An organizational hierarchy of IT needs

I’d like to propose an organizational hierarchy of IT needs, modeled after Maslow’s hierarchy of needs.

IT organizations often want to partner with their customers: the CIO wants to talk with the CFO about how to meet their long-term needs, for example. But these partnerships can’t happen if there isn’t trust in IT. To those ends, here’s my proposed hierarchy of IT needs:

  1. Reliable production environment
  2. Reliable IT operations
  3. Reliable IT plans
  4. Reliable IT advice

The idea is that if you aren’t delivering on one of these, you can’t engage on the ones below it. For example, if production is down then no one wants to talk about service levels, future projects, or what IT thinks should be done about the ERP tool.

1. Reliable production environment

“Production down” is usually the top-priority problem in an IT organization.

I’ve heard Google uses/used the terms “yellow alert” and “red alert,” which mean “imminent production issue” or “active production issue” respectively. If someone says one of these things, they’re instantly excused from all meetings. Production has priority.

If IT cannot deliver a reliable production environment, no one is going to want to talk with IT about anything else. People can’t get their jobs done.

The discipline of IT service management, especially Service Operations, is particularly helpful here.

2. Reliable IT operations

Sometimes production servers are (mostly) up but IT’s operational processes aren’t consistent.

For example, users may may submit a ticket and be told, “you’ll hear back from us soon.” The Service Desk may want to give the user a specific date, but they can’t: the date would be a guess, because IT can’t guarantee it will deliver consistently.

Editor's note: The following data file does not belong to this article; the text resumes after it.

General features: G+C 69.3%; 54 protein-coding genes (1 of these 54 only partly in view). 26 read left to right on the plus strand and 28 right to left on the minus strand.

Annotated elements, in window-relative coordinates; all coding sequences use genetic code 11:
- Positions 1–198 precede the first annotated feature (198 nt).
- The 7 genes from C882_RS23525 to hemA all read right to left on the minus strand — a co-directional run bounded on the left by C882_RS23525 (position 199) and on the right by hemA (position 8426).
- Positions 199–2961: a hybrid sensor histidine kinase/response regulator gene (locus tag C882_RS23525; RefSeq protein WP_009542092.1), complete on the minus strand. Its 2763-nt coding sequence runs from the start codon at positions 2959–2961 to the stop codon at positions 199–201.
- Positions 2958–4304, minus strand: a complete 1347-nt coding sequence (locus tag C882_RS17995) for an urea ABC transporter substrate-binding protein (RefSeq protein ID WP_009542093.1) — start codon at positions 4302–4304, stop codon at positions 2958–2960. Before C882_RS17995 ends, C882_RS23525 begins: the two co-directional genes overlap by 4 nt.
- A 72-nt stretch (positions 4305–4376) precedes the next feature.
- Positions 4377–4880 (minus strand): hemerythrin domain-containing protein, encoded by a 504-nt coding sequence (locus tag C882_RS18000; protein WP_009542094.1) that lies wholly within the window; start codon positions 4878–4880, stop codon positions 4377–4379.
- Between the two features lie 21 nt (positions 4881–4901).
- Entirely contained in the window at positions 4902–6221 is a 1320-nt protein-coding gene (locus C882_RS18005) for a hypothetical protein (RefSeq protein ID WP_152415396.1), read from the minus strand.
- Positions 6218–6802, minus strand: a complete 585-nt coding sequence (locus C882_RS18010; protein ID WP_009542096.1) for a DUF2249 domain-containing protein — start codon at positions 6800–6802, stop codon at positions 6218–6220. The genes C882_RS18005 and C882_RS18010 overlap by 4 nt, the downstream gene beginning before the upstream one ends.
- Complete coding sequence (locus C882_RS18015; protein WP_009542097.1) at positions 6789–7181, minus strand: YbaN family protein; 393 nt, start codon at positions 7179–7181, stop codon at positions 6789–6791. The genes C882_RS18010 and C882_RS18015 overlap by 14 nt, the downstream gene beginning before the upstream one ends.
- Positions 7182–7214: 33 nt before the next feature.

If IT can’t deliver a new printer or a standard report in a timely manner, no one is going to trust IT to deliver on new work.

Again, IT service management helps here, particularly the processes of incident management, service request management, access management, change management, and service level management.

3. Reliable IT plans

Sometimes production servers are up and IT can deliver on operational requests, but it isn’t consistently delivering on new work. Inconsistent delivery could take the form of late projects, projects running over budget, or an inability to commit to when future future projects will start.

The disciplines of project, program, and portfolio management help here. They help IT be able to plan and deliver on projects. With effective IT planning, if IT says something will take $1 million and six months, you can take that commitment to the bank and expect the project to be completed.

However, even with effective project management, IT will not be able to plan reliably without IT governance that ensures appropriate IT resource allocation. For example, new IT services usually require staff. If IT’s starting 10 new projects, will it be given the staff necessary to run those services? If not, IT will have fewer people and resources available for the next project.

4. Reliable IT advice

Finally, production is stable, IT can deliver on its operational/short-term promises, and IT can plan effectively for the future.

This is where most CIOs and IT leaders want to be. They want to be included in conversations about the future of the ERP. Being included early in the process means being able to shape 3-, 5-, or even 10-year planning.

Frankly, very few IT organizations are operating at this level. Effective IT planning is extremely difficult. That said, I’d imagine the challenges are mainly about IT providing bad advice, IT not being able to engage all its staff effectively in cooperatively-built strategy, or organizations focusing on IT solutions rather than what’s best for the institution.

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